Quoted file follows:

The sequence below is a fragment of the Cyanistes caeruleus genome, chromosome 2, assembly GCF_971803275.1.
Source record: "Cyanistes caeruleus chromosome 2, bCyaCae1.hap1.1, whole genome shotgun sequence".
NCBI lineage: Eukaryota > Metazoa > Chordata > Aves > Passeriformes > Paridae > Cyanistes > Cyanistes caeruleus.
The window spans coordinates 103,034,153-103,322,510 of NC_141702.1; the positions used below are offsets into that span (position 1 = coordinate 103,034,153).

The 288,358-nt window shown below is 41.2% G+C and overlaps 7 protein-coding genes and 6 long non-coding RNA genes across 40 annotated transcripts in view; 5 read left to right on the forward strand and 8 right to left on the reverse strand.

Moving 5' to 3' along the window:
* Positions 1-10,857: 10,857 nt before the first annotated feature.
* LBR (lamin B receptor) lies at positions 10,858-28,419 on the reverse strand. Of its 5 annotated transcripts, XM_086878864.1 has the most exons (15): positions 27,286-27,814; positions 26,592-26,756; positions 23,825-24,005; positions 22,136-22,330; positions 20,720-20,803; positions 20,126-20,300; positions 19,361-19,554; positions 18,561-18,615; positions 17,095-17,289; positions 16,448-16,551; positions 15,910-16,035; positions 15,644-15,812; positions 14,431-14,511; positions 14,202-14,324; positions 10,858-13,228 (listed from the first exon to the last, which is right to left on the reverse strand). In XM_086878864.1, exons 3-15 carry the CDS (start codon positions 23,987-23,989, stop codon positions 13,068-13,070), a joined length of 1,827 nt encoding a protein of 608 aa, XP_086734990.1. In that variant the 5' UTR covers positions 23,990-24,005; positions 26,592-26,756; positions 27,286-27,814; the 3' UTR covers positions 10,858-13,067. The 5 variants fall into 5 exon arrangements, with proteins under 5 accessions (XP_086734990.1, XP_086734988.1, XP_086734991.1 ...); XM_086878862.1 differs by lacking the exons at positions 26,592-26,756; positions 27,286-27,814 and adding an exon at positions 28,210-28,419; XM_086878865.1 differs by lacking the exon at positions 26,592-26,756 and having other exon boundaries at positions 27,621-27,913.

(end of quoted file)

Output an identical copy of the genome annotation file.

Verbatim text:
The sequence below is a fragment of the Cyanistes caeruleus genome, chromosome 2, assembly GCF_971803275.1.
Source record: "Cyanistes caeruleus chromosome 2, bCyaCae1.hap1.1, whole genome shotgun sequence".
NCBI lineage: Eukaryota > Metazoa > Chordata > Aves > Passeriformes > Paridae > Cyanistes > Cyanistes caeruleus.
The window spans coordinates 103,034,153-103,322,510 of NC_141702.1; the positions used below are offsets into that span (position 1 = coordinate 103,034,153).

The 288,358-nt window shown below is 41.2% G+C and overlaps 7 protein-coding genes and 6 long non-coding RNA genes across 40 annotated transcripts in view; 5 read left to right on the forward strand and 8 right to left on the reverse strand.

Moving 5' to 3' along the window:
* Positions 1-10,857: 10,857 nt before the first annotated feature.
* LBR (lamin B receptor) lies at positions 10,858-28,419 on the reverse strand. Of its 5 annotated transcripts, XM_086878864.1 has the most exons (15): positions 27,286-27,814; positions 26,592-26,756; positions 23,825-24,005; positions 22,136-22,330; positions 20,720-20,803; positions 20,126-20,300; positions 19,361-19,554; positions 18,561-18,615; positions 17,095-17,289; positions 16,448-16,551; positions 15,910-16,035; positions 15,644-15,812; positions 14,431-14,511; positions 14,202-14,324; positions 10,858-13,228 (listed from the first exon to the last, which is right to left on the reverse strand). In XM_086878864.1, exons 3-15 carry the CDS (start codon positions 23,987-23,989, stop codon positions 13,068-13,070), a joined length of 1,827 nt encoding a protein of 608 aa, XP_086734990.1. In that variant the 5' UTR covers positions 23,990-24,005; positions 26,592-26,756; positions 27,286-27,814; the 3' UTR covers positions 10,858-13,067. The 5 variants fall into 5 exon arrangements, with proteins under 5 accessions (XP_086734990.1, XP_086734988.1, XP_086734991.1 ...); XM_086878862.1 differs by lacking the exons at positions 26,592-26,756; positions 27,286-27,814 and adding an exon at positions 28,210-28,419; XM_086878865.1 differs by lacking the exon at positions 26,592-26,756 and having other exon boundaries at positions 27,621-27,913.